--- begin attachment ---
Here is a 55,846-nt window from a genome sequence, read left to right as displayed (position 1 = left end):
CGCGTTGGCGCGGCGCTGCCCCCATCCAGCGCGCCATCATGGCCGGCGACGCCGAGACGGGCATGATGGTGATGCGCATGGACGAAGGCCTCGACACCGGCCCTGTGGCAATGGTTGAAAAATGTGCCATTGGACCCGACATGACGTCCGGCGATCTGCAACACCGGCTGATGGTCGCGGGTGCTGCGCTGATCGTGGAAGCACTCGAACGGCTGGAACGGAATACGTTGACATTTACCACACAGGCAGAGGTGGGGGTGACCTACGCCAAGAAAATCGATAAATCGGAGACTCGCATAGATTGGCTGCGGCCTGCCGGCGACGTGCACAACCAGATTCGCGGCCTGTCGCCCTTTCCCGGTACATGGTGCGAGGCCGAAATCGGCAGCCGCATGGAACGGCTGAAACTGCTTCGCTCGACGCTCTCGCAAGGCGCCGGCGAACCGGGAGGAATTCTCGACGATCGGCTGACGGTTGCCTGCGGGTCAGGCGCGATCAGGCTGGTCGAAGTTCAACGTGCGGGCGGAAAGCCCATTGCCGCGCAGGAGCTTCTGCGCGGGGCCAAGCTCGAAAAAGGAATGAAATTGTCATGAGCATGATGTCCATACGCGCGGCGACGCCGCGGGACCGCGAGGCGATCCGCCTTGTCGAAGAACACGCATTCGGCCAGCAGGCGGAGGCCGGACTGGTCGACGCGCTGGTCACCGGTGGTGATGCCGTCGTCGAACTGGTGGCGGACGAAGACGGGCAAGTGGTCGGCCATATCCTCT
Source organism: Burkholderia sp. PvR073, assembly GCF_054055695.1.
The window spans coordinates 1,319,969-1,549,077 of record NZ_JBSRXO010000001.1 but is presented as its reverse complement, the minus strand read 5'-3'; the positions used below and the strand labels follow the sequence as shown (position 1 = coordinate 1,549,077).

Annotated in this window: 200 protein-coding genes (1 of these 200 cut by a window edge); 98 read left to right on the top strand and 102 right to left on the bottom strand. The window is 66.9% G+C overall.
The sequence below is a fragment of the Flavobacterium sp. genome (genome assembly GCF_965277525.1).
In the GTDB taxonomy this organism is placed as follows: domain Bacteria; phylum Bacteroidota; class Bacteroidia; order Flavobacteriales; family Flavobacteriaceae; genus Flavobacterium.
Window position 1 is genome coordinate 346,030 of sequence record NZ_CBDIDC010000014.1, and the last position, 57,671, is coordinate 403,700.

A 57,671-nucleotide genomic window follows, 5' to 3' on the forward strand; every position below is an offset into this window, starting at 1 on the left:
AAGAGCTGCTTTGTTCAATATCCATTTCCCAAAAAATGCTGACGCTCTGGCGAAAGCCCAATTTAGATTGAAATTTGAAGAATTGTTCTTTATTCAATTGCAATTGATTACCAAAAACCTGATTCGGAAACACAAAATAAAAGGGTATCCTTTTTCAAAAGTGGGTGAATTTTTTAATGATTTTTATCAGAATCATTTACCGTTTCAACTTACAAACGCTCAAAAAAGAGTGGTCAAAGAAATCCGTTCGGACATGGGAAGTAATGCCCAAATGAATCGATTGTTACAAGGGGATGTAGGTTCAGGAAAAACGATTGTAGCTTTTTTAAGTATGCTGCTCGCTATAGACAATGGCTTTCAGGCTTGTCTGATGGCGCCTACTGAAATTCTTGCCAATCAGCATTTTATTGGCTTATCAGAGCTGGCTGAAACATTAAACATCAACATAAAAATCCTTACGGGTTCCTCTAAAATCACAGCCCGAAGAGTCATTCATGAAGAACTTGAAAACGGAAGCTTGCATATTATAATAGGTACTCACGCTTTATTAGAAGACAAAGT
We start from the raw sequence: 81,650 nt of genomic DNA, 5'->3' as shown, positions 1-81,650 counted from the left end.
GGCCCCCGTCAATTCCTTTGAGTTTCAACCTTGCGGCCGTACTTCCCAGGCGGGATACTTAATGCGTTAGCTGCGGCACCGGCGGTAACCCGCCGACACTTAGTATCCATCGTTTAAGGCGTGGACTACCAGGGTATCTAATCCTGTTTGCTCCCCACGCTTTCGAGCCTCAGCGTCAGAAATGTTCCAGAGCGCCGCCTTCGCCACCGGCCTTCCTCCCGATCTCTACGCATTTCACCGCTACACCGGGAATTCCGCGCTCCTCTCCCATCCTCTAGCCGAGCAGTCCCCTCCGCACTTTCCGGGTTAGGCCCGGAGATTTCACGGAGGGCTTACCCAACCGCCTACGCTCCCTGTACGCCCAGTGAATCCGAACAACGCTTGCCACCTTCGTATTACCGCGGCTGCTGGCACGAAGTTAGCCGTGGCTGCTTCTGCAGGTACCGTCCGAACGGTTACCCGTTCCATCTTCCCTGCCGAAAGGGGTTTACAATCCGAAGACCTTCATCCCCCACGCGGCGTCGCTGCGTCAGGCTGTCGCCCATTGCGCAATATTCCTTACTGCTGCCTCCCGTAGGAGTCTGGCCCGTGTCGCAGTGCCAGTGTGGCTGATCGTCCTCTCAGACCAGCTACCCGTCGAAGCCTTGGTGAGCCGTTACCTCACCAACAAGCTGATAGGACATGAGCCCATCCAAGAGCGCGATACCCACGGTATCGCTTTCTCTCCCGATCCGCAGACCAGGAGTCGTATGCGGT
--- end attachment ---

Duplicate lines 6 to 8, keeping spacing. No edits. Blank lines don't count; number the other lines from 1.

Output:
The sequence below is a fragment of the Flavobacterium sp. genome (genome assembly GCF_965277525.1).
In the GTDB taxonomy this organism is placed as follows: domain Bacteria; phylum Bacteroidota; class Bacteroidia; order Flavobacteriales; family Flavobacteriaceae; genus Flavobacterium.
Window position 1 is genome coordinate 346,030 of sequence record NZ_CBDIDC010000014.1, and the last position, 57,671, is coordinate 403,700.